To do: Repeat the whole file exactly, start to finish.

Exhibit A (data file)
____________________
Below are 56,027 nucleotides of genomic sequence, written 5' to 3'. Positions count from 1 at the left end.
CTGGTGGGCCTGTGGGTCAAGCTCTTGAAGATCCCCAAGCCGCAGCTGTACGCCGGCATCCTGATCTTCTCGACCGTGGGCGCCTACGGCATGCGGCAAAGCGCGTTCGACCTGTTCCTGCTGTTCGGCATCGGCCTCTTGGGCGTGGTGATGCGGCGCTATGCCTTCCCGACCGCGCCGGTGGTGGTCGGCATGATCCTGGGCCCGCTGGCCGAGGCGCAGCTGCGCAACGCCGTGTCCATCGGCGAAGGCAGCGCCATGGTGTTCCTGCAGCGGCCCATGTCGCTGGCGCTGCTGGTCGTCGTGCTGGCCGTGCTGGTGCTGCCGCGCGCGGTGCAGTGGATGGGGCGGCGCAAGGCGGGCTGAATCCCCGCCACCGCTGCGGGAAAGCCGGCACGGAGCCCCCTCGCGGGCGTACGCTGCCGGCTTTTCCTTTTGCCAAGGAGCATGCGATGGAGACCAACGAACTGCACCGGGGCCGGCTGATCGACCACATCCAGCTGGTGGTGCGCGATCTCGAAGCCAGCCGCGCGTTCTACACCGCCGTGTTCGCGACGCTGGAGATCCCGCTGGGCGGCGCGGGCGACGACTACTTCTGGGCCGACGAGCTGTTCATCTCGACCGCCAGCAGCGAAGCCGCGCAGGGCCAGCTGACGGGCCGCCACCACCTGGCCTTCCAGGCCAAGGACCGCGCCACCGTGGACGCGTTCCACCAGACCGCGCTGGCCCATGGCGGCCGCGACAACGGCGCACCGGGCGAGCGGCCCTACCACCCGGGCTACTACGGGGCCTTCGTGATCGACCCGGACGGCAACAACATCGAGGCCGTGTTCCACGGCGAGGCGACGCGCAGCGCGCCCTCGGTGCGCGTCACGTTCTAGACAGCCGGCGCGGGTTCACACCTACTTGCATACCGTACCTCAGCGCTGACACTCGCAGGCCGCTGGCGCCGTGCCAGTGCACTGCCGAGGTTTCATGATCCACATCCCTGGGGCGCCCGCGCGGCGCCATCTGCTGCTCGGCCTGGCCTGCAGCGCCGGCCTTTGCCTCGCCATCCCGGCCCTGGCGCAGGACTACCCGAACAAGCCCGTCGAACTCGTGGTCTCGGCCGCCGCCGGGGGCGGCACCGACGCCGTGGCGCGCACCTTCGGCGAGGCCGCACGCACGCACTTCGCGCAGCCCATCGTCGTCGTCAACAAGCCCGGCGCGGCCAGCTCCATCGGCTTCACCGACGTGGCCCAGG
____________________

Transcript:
Below are 56,027 nucleotides of genomic sequence, written 5' to 3'. Positions count from 1 at the left end.
CTGGTGGGCCTGTGGGTCAAGCTCTTGAAGATCCCCAAGCCGCAGCTGTACGCCGGCATCCTGATCTTCTCGACCGTGGGCGCCTACGGCATGCGGCAAAGCGCGTTCGACCTGTTCCTGCTGTTCGGCATCGGCCTCTTGGGCGTGGTGATGCGGCGCTATGCCTTCCCGACCGCGCCGGTGGTGGTCGGCATGATCCTGGGCCCGCTGGCCGAGGCGCAGCTGCGCAACGCCGTGTCCATCGGCGAAGGCAGCGCCATGGTGTTCCTGCAGCGGCCCATGTCGCTGGCGCTGCTGGTCGTCGTGCTGGCCGTGCTGGTGCTGCCGCGCGCGGTGCAGTGGATGGGGCGGCGCAAGGCGGGCTGAATCCCCGCCACCGCTGCGGGAAAGCCGGCACGGAGCCCCCTCGCGGGCGTACGCTGCCGGCTTTTCCTTTTGCCAAGGAGCATGCGATGGAGACCAACGAACTGCACCGGGGCCGGCTGATCGACCACATCCAGCTGGTGGTGCGCGATCTCGAAGCCAGCCGCGCGTTCTACACCGCCGTGTTCGCGACGCTGGAGATCCCGCTGGGCGGCGCGGGCGACGACTACTTCTGGGCCGACGAGCTGTTCATCTCGACCGCCAGCAGCGAAGCCGCGCAGGGCCAGCTGACGGGCCGCCACCACCTGGCCTTCCAGGCCAAGGACCGCGCCACCGTGGACGCGTTCCACCAGACCGCGCTGGCCCATGGCGGCCGCGACAACGGCGCACCGGGCGAGCGGCCCTACCACCCGGGCTACTACGGGGCCTTCGTGATCGACCCGGACGGCAACAACATCGAGGCCGTGTTCCACGGCGAGGCGACGCGCAGCGCGCCCTCGGTGCGCGTCACGTTCTAGACAGCCGGCGCGGGTTCACACCTACTTGCATACCGTACCTCAGCGCTGACACTCGCAGGCCGCTGGCGCCGTGCCAGTGCACTGCCGAGGTTTCATGATCCACATCCCTGGGGCGCCCGCGCGGCGCCATCTGCTGCTCGGCCTGGCCTGCAGCGCCGGCCTTTGCCTCGCCATCCCGGCCCTGGCGCAGGACTACCCGAACAAGCCCGTCGAACTCGTGGTCTCGGCCGCCGCCGGGGGCGGCACCGACGCCGTGGCGCGCACCTTCGGCGAGGCCGCACGCACGCACTTCGCGCAGCCCATCGTCGTCGTCAACAAGCCCGGCGCGGCCAGCTCCATCGGCTTCACCGACGTGGCCCAGG